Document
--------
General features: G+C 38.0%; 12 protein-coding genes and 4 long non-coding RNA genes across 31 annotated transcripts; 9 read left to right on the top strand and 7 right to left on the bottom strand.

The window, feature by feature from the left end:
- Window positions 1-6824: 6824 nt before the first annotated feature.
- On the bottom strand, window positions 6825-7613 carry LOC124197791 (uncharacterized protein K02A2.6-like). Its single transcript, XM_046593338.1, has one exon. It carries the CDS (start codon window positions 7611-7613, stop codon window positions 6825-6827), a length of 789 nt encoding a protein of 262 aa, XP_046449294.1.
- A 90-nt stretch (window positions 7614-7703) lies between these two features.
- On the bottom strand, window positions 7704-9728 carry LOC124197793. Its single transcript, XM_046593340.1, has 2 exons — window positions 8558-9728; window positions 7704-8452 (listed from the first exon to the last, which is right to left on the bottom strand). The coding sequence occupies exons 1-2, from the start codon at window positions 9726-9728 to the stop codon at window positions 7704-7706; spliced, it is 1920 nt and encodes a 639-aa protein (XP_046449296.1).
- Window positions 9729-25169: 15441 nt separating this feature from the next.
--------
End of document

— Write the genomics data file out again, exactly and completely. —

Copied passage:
General features: G+C 38.0%; 12 protein-coding genes and 4 long non-coding RNA genes across 31 annotated transcripts; 9 read left to right on the top strand and 7 right to left on the bottom strand.

The window, feature by feature from the left end:
- Window positions 1-6824: 6824 nt before the first annotated feature.
- On the bottom strand, window positions 6825-7613 carry LOC124197791 (uncharacterized protein K02A2.6-like). Its single transcript, XM_046593338.1, has one exon. It carries the CDS (start codon window positions 7611-7613, stop codon window positions 6825-6827), a length of 789 nt encoding a protein of 262 aa, XP_046449294.1.
- A 90-nt stretch (window positions 7614-7703) lies between these two features.
- On the bottom strand, window positions 7704-9728 carry LOC124197793. Its single transcript, XM_046593340.1, has 2 exons — window positions 8558-9728; window positions 7704-8452 (listed from the first exon to the last, which is right to left on the bottom strand). The coding sequence occupies exons 1-2, from the start codon at window positions 9726-9728 to the stop codon at window positions 7704-7706; spliced, it is 1920 nt and encodes a 639-aa protein (XP_046449296.1).
- Window positions 9729-25169: 15441 nt separating this feature from the next.